Capital Daily

What The Toppling Of The James Cook Statue Means For Victoria’s History

Episode Summary

As Victoria grapples with the intense emotions that lead to protestors tossing the Captain James Cook statue into the harbour, we take a step back and analyze what statues mean for our society, what they come to symbolize, and how we can move forward while acknowledging the history that got us here. 

Episode Notes

As Victoria grapples with the intense emotions that lead to protestors tossing the Captain James Cook statue into the harbour, we take a step back and analyze what statues mean for our society, what they come to symbolize, and how we can move forward while acknowledging the history that got us here.  

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Episode Transcription

Disclaimer: These interviews have been edited for clarity and length. 

Jackie: Hi, my name is Jackie Lamport. Today is Thursday, July 8th. Welcome to the Capital Daily Podcast. Today on the show, after the toppling of the James Cook statue in the inner harbour, people are looking for answers on what happens next. Today we speak more about the significance of statues and what they represent to find out what this moment means for history and how to move forward. This past Canada Day was a significant moment in Victoria's and Canada's history. As more remains are discovered at former residential school sites, tensions and anger around colonial symbolism have been high. This resulted in large protests on Canada Day in support of the lives lost and those impacted by the colonial system that destroyed the lives and communities of First Nations peoples. On Canada Day evening, the statue of 18th-century explorer Captain James Cook that stood in Victoria's inner harbour was toppled by protesters. The majority of the statue wound up in the water, and what remained was dressed in red handprints and cutouts of red dresses to represent the residential school victims and murdered and missing Indigenous women and girls. Captain James Cook, a British explorer, was locally celebrated in the past for his, and I say this in quotations, "discovering" of Vancouver Island. His legacy as a pioneer of British colonialism in this province is now widely called out for the harms and human rights violations accompanying that era. Prior to the falling of the statue, the Greater Victoria Harbour Authority inherited the statue when they were formed in 2002, and was planning discussions with the Songhees and Esquimalt First Nations over what to do with it. Now, they're looking at what to do with what remains of it. Instead of having a conversation about James Cook's character and his past, we wanted to have a discussion about the significance of statues, their historical context, and what we can take from moments of public outcry such as this one. We also wanted to hear about how society can move forward from moments like this. Emily Vance will speak with Ry Moran, Associate Librarian of Reconciliation at the University of Victoria and former director of the National Centre for Truth and Reconciliation. But first, we're joined by Dr. Geoffrey Bird, Professor in the School of Communication and Culture at Royal Roads University and a Project Lead of the War Heritage Research Initiative. Dr. Byrd, thank you so much for joining us today.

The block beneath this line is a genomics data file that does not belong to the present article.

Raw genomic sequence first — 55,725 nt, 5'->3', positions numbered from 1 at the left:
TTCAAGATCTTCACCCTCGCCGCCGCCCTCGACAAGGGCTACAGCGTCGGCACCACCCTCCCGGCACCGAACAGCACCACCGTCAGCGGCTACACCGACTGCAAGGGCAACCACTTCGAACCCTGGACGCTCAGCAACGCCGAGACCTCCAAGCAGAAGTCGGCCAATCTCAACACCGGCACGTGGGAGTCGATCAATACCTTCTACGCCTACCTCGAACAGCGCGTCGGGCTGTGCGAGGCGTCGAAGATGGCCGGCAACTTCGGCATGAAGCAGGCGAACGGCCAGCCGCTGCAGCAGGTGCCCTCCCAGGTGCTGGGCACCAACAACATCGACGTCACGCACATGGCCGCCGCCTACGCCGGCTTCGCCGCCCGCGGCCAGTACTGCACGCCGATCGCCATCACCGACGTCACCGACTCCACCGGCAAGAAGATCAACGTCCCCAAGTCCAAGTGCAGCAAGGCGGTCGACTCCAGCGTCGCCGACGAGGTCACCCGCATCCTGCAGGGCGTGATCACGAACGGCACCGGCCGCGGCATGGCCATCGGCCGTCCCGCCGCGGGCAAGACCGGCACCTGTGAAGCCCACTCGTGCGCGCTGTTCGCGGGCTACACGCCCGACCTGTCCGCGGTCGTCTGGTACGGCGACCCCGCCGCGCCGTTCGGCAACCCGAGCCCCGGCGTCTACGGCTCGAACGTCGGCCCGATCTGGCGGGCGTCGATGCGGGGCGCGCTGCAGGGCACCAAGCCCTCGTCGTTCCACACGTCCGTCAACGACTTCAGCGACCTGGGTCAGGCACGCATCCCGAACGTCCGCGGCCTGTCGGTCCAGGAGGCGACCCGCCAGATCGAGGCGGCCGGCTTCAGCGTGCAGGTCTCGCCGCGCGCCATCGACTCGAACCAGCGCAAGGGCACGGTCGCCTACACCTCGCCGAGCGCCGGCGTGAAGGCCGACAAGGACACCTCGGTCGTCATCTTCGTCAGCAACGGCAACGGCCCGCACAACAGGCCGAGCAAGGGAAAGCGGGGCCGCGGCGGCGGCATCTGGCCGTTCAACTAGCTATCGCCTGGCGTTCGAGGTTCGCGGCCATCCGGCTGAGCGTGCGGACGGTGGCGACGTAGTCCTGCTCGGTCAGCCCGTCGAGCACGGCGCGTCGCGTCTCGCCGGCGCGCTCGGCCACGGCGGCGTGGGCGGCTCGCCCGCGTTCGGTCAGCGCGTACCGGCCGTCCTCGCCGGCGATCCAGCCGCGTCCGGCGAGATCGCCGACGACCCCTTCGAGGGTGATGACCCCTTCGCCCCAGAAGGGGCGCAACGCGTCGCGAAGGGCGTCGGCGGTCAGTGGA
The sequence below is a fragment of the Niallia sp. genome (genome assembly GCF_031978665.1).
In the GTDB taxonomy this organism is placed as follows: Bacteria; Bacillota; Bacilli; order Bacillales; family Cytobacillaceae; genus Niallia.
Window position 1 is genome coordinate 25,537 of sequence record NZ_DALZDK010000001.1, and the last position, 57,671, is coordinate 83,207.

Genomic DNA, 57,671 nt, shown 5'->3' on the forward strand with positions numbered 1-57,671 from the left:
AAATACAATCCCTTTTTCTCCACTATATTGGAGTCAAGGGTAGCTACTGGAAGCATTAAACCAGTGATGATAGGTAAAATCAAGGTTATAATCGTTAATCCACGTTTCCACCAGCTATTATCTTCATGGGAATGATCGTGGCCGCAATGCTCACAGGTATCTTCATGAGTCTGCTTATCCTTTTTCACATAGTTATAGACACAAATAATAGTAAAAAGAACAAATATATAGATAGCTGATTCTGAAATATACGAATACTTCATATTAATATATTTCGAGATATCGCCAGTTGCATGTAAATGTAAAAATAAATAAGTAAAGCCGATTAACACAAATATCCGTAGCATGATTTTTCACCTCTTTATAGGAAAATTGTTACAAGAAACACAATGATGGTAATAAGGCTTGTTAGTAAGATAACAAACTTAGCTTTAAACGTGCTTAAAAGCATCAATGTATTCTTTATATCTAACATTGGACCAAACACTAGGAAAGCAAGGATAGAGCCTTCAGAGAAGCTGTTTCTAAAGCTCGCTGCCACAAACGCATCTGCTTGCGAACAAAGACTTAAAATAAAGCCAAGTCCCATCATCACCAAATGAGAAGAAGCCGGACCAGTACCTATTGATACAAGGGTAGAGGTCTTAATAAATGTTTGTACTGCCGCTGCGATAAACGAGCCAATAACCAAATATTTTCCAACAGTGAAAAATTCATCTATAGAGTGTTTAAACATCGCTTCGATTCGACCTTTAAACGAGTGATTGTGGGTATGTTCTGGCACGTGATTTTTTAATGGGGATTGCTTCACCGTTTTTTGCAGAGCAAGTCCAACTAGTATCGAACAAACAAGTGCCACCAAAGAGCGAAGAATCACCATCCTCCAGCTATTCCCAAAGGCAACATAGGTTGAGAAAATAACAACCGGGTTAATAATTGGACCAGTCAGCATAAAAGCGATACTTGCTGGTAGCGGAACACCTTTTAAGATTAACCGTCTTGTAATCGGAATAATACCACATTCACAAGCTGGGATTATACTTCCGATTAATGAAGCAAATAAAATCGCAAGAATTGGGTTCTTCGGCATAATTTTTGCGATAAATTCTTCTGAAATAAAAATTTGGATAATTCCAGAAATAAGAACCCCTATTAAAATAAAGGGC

Dr. Byrd: And thank you, Jackie. I'd like to start by acknowledging that I'm living and working, and playing on the lands of Lekwungen and WSÁNEĆ peoples. 

Jackie: Now in the conversation around removing statues and how it impacts our history is one that's been had a lot. So I don't want to go too deep into repeating things that have already been said. But I would love to hear your thoughts on how removing statues affects art history and how it potentially creates new history? 

Dr. Byrd: Well, that's a great question. And certainly, as the removal of statues and monuments over history is not new. And this has been something that's occurred since Greek times. And it's been an example of political dissent. And also, when voices need to be heard, you've seen the removal of monuments in Dublin during the 1910s and 1920s. And right up until the 60s, you saw that anything like a statue of Queen Victoria was removed either by force or just by planned removal. So it is a challenge because what it does is there is this view that it creates cultural amnesia that we forget those things that we remove. And whereas they are important opportunities to educate people, when we do have them remain, sometimes they are so difficult that sometimes they generate so much pain that they just need to be taken down and placed somewhere else where they can be put into a certain context and be used as a teachable form. 

Jackie: Yeah, I think many people are struggling with preserving history versus honouring people of the past. You don't necessarily deserve the honour that's given in certain opinions. Is it possible to remove the idea of honouring somebody from putting up statues or memorials?